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Opened 8 years ago

Last modified 18 months ago

#21981 reopened enhancement

Securing the uploads directory

Reported by: japh Owned by:
Milestone: Awaiting Review Priority: normal
Severity: normal Version:
Component: Upload Keywords: needs-patch
Focuses: Cc:


Look at implementing something similar to an .htaccess file in the uploads directory with:

php_flag engine off

This may not work in every server scenario, but let's open the conversation, and some scenarios is probably better than none anyway.

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php-regex.png (8.7 KB) - added by Presskopp 4 years ago.

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Change History (17)

#1 @nacin
8 years ago

  • Milestone Awaiting Review deleted

Unfortunately, if AllowOverrides is set to not allow Options, this generates instant 500 errors.

#2 @nacin
8 years ago

  • Resolution set to wontfix
  • Status changed from new to closed

Meant to close this. If there's a way to implement this without resulting in breakage, feel free to re-open.

#3 @dd32
8 years ago

In addition to the above, if PHP is running via fastCGI or any method other than mod_php, it will also create 500's.

Apache does not like data in it's .htaccess that it doesn't understand..

#4 follow-up: @sirzooro
8 years ago

What about wrapping these directives in <IfModule> </IfModule>?

#5 in reply to: ↑ 4 @dd32
8 years ago

Replying to sirzooro:

What about wrapping these directives in <IfModule> </IfModule>?

my only thoughts there are

  • mod_php.c vs mod_php5.c vs mod_suphp.c (although I'm sure 2 of them are more common than the other variations)
  • would mean different behaviour between different hosts
  • .php files shouldn't end up in the uploads directory to start with, if a select group of WordPress installations were to start having that behaviour, I can almost assure you that some plugins would rely upon it, leading to issues for others.

but more of that last one, rather than looking at the problem, solve the cause, why would .php files end up in the upload directory in most cases?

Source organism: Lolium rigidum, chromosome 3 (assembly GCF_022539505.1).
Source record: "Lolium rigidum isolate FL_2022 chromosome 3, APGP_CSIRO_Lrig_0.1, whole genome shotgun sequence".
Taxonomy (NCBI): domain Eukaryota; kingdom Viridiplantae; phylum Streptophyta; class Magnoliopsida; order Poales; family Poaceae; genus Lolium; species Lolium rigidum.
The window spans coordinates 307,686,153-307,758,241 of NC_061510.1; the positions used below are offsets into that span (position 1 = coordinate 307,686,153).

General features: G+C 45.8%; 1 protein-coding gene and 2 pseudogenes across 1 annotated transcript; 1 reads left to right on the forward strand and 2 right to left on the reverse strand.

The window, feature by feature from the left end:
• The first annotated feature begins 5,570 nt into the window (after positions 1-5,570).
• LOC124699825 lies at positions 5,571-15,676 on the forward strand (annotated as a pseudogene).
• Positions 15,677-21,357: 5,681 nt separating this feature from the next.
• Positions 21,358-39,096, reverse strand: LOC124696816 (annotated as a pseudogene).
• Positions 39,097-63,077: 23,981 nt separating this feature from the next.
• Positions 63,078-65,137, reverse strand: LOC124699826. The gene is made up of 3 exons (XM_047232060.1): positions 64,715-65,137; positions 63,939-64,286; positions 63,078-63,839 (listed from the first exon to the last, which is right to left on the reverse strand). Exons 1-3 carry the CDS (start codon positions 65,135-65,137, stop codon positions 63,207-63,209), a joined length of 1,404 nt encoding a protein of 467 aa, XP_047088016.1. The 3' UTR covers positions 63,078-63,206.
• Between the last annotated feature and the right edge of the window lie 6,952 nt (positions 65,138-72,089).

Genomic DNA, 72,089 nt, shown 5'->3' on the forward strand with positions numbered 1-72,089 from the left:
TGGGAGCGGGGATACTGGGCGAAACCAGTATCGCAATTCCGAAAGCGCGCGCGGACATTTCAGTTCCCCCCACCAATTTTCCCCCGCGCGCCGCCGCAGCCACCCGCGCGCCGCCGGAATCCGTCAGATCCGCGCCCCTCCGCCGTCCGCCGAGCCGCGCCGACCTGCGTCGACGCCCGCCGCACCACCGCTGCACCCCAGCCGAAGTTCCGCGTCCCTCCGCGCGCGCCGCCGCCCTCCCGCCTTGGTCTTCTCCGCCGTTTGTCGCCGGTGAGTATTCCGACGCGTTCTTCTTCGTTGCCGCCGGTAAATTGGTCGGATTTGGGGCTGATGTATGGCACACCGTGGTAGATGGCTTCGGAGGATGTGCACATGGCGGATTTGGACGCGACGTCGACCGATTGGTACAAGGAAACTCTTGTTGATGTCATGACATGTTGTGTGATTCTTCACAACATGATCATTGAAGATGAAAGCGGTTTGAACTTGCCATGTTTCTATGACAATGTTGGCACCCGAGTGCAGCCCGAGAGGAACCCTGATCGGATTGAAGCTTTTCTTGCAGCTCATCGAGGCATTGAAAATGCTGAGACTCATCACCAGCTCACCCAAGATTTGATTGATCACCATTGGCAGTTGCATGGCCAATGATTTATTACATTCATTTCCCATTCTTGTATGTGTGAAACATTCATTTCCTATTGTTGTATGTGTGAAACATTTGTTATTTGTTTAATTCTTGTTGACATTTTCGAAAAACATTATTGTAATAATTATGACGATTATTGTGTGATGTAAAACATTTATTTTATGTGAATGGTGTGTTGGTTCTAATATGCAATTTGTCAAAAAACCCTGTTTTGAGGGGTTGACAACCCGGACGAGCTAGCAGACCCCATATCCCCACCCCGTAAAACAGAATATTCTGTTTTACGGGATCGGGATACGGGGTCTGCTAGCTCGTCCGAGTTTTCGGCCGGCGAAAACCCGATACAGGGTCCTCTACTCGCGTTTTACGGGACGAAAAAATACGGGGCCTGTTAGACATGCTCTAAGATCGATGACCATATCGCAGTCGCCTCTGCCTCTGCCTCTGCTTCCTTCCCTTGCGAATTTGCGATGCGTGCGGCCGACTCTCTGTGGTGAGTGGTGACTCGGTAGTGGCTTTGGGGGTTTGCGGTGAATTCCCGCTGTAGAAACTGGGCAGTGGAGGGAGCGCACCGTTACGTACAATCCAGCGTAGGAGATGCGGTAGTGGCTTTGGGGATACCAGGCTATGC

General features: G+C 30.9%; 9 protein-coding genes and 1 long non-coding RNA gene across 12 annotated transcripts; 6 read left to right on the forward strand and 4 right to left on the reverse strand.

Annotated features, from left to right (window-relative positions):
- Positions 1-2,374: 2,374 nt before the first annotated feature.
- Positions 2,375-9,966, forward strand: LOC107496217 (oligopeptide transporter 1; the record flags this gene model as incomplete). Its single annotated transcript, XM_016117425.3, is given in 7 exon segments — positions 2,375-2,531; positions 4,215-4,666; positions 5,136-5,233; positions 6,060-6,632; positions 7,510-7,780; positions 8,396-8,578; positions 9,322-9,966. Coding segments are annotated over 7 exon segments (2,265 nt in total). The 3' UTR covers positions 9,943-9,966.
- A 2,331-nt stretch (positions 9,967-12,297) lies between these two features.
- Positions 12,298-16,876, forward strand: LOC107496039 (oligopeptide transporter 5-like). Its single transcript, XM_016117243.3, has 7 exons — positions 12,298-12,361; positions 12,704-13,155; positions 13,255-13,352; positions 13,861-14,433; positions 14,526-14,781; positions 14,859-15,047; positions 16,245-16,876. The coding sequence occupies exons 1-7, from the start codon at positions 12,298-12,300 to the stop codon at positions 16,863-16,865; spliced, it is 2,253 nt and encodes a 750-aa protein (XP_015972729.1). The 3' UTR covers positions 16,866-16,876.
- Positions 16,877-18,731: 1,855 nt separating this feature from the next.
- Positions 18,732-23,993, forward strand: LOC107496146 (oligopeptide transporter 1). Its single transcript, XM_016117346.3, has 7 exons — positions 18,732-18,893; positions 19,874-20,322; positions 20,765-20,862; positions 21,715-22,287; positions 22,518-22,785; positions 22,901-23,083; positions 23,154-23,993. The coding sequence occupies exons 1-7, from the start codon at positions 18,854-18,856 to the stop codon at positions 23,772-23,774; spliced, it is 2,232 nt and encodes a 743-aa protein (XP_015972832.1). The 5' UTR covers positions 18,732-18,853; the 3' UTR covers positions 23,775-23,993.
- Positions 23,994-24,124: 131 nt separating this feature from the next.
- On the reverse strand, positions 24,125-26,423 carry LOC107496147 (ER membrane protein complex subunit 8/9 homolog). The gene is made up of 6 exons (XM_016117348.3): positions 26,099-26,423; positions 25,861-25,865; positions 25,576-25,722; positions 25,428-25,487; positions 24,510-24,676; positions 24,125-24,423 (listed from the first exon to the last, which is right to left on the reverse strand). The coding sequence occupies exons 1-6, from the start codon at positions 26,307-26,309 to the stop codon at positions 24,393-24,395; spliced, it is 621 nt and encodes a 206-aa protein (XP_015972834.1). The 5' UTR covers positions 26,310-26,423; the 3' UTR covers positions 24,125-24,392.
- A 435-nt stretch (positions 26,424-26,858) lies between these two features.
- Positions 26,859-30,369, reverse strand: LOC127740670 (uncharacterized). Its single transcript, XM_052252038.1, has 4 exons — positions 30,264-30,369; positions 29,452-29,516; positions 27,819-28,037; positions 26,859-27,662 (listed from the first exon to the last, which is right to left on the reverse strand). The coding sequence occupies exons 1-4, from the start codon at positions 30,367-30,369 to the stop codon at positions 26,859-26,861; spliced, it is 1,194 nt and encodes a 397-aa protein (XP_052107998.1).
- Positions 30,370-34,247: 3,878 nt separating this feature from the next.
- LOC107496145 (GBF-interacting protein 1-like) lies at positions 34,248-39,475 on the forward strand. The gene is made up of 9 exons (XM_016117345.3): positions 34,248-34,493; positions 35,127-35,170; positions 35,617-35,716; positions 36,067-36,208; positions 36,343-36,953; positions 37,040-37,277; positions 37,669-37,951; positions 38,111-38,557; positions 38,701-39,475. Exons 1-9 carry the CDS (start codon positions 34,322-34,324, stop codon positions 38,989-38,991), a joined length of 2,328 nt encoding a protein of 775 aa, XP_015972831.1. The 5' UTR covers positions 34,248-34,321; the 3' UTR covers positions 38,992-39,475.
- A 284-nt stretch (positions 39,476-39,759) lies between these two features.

#6 @japh
8 years ago

A compromised user account can use scripts in /uploads/ to exploit the installation. Not sure of another way around that, besides not letting accounts be compromised in the first place, which is obviously preferable but not always avoidable.

#7 @dd32
8 years ago

A compromised user account can use scripts in /uploads/ to exploit the installation.

If they get access to an Administrator WordPress login, they'll have access to the Theme/Plugin editor on most hosts, but unless the site specifically has ALLOW_UNFILTERED_UPLOADS enabled (it's off by default) they won't be able to upload a .php file.

That being said, since WordPress doesn't do mime checking on the uploaded files, it's still possible with some poorly configured CGI environments to upload a .gif (or similar) which contains PHP code to be executed - .htaccess can't help that scenario though.

#8 @markjaquith
6 years ago

  • Resolution wontfix deleted
  • Status changed from closed to reopened

Wait a second. We can forget about php_flag engine off and just use mod_rewrite if available to 403 requests to PHP files.

# Disallow access to PHP files in the uploads directory
<IfModule mod_rewrite.c>
RewriteEngine On
RewriteRule \.php[0-9]?$ - [F]

The protection scenario here is a locked down environment where only the uploads directory is server-writable, and there is a file-writing compromise. It's a very safe place for an attacker to put PHP files because it is the one place almost guaranteed to be server writable.

#9 @ocean90
6 years ago

  • Milestone set to Awaiting Review

This ticket was mentioned in Slack in #core by mark. View the logs.

6 years ago

#11 @chriscct7
5 years ago

  • Keywords needs-patch added

4 years ago

#12 @Presskopp
4 years ago

Not sure if it's within the bounds of possibility to upload them, but shouldn't we also consider .phtm(l)-files?

Another approach:

<FilesMatch "\.ph(p[0-9]?|tml?)$">
   deny from all
Last edited 4 years ago by Presskopp (previous) (diff)

#13 @Presskopp
4 years ago

Small correction:


to catch .php52 and such

#14 @Presskopp
4 years ago

Ok, afaik now, we don't need the .phtml part. And so this looks like a good solution to me now:

<IfModule mod_rewrite.c>
RewriteEngine On
RewriteRule \php[0-9]?[0-9]?$ - [F]

#15 @Presskopp
2 years ago

2 years now :( Here's a shorter/better(?) variant:

<IfModule mod_rewrite.c>
RewriteEngine On
RewriteRule \.php[0-9]+ - [F]

#16 @SergeyBiryukov
18 months ago

Related: #36177

Last edited 18 months ago by SergeyBiryukov (previous) (diff)
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